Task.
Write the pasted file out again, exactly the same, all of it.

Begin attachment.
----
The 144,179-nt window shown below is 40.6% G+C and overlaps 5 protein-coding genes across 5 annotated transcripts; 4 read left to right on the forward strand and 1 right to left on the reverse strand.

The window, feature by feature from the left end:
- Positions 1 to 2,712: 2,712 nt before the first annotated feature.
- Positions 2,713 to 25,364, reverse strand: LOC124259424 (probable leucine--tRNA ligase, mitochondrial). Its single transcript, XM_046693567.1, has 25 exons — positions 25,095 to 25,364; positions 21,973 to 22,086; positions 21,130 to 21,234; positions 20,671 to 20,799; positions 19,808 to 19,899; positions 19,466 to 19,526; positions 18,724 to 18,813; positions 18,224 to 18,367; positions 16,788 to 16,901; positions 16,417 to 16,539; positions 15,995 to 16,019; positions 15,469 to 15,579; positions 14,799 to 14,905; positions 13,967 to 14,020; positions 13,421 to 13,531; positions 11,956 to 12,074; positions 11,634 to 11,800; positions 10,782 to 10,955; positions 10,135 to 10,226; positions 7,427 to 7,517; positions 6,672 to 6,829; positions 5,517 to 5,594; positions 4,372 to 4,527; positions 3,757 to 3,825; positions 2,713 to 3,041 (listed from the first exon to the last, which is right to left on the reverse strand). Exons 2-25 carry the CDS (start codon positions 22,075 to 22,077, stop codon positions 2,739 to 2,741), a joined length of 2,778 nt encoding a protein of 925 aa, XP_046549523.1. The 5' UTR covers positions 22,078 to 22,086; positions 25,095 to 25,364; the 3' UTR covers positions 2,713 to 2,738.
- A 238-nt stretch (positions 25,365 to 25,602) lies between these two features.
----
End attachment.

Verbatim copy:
The 144,179-nt window shown below is 40.6% G+C and overlaps 5 protein-coding genes across 5 annotated transcripts; 4 read left to right on the forward strand and 1 right to left on the reverse strand.

The window, feature by feature from the left end:
- Positions 1 to 2,712: 2,712 nt before the first annotated feature.
- Positions 2,713 to 25,364, reverse strand: LOC124259424 (probable leucine--tRNA ligase, mitochondrial). Its single transcript, XM_046693567.1, has 25 exons — positions 25,095 to 25,364; positions 21,973 to 22,086; positions 21,130 to 21,234; positions 20,671 to 20,799; positions 19,808 to 19,899; positions 19,466 to 19,526; positions 18,724 to 18,813; positions 18,224 to 18,367; positions 16,788 to 16,901; positions 16,417 to 16,539; positions 15,995 to 16,019; positions 15,469 to 15,579; positions 14,799 to 14,905; positions 13,967 to 14,020; positions 13,421 to 13,531; positions 11,956 to 12,074; positions 11,634 to 11,800; positions 10,782 to 10,955; positions 10,135 to 10,226; positions 7,427 to 7,517; positions 6,672 to 6,829; positions 5,517 to 5,594; positions 4,372 to 4,527; positions 3,757 to 3,825; positions 2,713 to 3,041 (listed from the first exon to the last, which is right to left on the reverse strand). Exons 2-25 carry the CDS (start codon positions 22,075 to 22,077, stop codon positions 2,739 to 2,741), a joined length of 2,778 nt encoding a protein of 925 aa, XP_046549523.1. The 5' UTR covers positions 22,078 to 22,086; positions 25,095 to 25,364; the 3' UTR covers positions 2,713 to 2,738.
- A 238-nt stretch (positions 25,365 to 25,602) lies between these two features.